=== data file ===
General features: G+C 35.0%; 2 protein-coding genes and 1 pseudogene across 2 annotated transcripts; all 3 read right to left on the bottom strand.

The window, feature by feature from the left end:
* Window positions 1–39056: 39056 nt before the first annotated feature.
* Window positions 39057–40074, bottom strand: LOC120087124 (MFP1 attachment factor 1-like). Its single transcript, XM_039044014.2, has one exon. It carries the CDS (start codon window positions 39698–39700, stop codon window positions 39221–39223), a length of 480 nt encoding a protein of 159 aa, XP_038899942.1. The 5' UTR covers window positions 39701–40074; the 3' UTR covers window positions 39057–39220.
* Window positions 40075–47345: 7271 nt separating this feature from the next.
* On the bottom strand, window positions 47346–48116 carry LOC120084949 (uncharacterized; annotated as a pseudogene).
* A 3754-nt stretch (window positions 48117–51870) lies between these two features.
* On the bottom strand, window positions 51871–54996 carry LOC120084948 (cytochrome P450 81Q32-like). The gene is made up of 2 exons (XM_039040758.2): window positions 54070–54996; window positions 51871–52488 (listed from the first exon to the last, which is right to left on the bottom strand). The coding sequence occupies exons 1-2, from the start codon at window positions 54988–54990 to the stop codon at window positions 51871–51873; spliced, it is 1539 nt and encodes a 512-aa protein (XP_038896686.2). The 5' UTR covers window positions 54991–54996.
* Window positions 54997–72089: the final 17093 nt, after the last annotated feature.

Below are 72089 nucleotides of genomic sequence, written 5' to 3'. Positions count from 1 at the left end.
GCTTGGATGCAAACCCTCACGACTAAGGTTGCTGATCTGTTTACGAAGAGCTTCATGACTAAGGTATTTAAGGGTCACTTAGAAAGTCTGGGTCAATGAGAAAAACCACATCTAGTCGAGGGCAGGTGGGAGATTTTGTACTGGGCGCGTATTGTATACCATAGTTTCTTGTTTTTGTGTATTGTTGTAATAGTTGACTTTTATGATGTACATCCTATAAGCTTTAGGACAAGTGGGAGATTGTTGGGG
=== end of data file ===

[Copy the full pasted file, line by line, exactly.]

General features: G+C 35.0%; 2 protein-coding genes and 1 pseudogene across 2 annotated transcripts; all 3 read right to left on the bottom strand.

The window, feature by feature from the left end:
* Window positions 1–39056: 39056 nt before the first annotated feature.
* Window positions 39057–40074, bottom strand: LOC120087124 (MFP1 attachment factor 1-like). Its single transcript, XM_039044014.2, has one exon. It carries the CDS (start codon window positions 39698–39700, stop codon window positions 39221–39223), a length of 480 nt encoding a protein of 159 aa, XP_038899942.1. The 5' UTR covers window positions 39701–40074; the 3' UTR covers window positions 39057–39220.
* Window positions 40075–47345: 7271 nt separating this feature from the next.
* On the bottom strand, window positions 47346–48116 carry LOC120084949 (uncharacterized; annotated as a pseudogene).
* A 3754-nt stretch (window positions 48117–51870) lies between these two features.
* On the bottom strand, window positions 51871–54996 carry LOC120084948 (cytochrome P450 81Q32-like). The gene is made up of 2 exons (XM_039040758.2): window positions 54070–54996; window positions 51871–52488 (listed from the first exon to the last, which is right to left on the bottom strand). The coding sequence occupies exons 1-2, from the start codon at window positions 54988–54990 to the stop codon at window positions 51871–51873; spliced, it is 1539 nt and encodes a 512-aa protein (XP_038896686.2). The 5' UTR covers window positions 54991–54996.
* Window positions 54997–72089: the final 17093 nt, after the last annotated feature.

Below are 72089 nucleotides of genomic sequence, written 5' to 3'. Positions count from 1 at the left end.
GCTTGGATGCAAACCCTCACGACTAAGGTTGCTGATCTGTTTACGAAGAGCTTCATGACTAAGGTATTTAAGGGTCACTTAGAAAGTCTGGGTCAATGAGAAAAACCACATCTAGTCGAGGGCAGGTGGGAGATTTTGTACTGGGCGCGTATTGTATACCATAGTTTCTTGTTTTTGTGTATTGTTGTAATAGTTGACTTTTATGATGTACATCCTATAAGCTTTAGGACAAGTGGGAGATTGTTGGGG